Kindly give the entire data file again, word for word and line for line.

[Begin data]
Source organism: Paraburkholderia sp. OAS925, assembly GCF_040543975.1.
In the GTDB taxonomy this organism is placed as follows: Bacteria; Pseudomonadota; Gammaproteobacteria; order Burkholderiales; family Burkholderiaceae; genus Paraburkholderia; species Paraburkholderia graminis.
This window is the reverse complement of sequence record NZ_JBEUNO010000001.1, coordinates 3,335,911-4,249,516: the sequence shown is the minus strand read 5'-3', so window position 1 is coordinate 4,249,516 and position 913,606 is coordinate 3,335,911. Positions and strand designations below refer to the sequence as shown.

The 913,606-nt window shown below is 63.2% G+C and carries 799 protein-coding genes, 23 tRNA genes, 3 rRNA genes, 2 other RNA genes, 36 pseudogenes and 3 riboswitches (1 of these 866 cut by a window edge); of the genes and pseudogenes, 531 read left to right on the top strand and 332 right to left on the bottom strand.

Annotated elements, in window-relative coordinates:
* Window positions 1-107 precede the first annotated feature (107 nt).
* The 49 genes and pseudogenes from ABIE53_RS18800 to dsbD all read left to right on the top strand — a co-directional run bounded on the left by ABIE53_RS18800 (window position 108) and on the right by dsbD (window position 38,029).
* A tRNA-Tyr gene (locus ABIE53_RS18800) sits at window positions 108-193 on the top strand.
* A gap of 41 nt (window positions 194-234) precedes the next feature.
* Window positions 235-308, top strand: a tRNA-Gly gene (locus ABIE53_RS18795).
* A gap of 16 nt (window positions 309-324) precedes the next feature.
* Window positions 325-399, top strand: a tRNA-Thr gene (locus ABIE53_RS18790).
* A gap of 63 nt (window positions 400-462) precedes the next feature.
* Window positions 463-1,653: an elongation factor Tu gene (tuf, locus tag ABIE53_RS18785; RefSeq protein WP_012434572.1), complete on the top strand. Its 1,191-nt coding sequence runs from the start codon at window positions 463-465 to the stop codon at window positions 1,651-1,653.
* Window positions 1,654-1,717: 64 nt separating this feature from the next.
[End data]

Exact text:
Source organism: Paraburkholderia sp. OAS925, assembly GCF_040543975.1.
In the GTDB taxonomy this organism is placed as follows: Bacteria; Pseudomonadota; Gammaproteobacteria; order Burkholderiales; family Burkholderiaceae; genus Paraburkholderia; species Paraburkholderia graminis.
This window is the reverse complement of sequence record NZ_JBEUNO010000001.1, coordinates 3,335,911-4,249,516: the sequence shown is the minus strand read 5'-3', so window position 1 is coordinate 4,249,516 and position 913,606 is coordinate 3,335,911. Positions and strand designations below refer to the sequence as shown.

The 913,606-nt window shown below is 63.2% G+C and carries 799 protein-coding genes, 23 tRNA genes, 3 rRNA genes, 2 other RNA genes, 36 pseudogenes and 3 riboswitches (1 of these 866 cut by a window edge); of the genes and pseudogenes, 531 read left to right on the top strand and 332 right to left on the bottom strand.

Annotated elements, in window-relative coordinates:
* Window positions 1-107 precede the first annotated feature (107 nt).
* The 49 genes and pseudogenes from ABIE53_RS18800 to dsbD all read left to right on the top strand — a co-directional run bounded on the left by ABIE53_RS18800 (window position 108) and on the right by dsbD (window position 38,029).
* A tRNA-Tyr gene (locus ABIE53_RS18800) sits at window positions 108-193 on the top strand.
* A gap of 41 nt (window positions 194-234) precedes the next feature.
* Window positions 235-308, top strand: a tRNA-Gly gene (locus ABIE53_RS18795).
* A gap of 16 nt (window positions 309-324) precedes the next feature.
* Window positions 325-399, top strand: a tRNA-Thr gene (locus ABIE53_RS18790).
* A gap of 63 nt (window positions 400-462) precedes the next feature.
* Window positions 463-1,653: an elongation factor Tu gene (tuf, locus tag ABIE53_RS18785; RefSeq protein WP_012434572.1), complete on the top strand. Its 1,191-nt coding sequence runs from the start codon at window positions 463-465 to the stop codon at window positions 1,651-1,653.
* Window positions 1,654-1,717: 64 nt separating this feature from the next.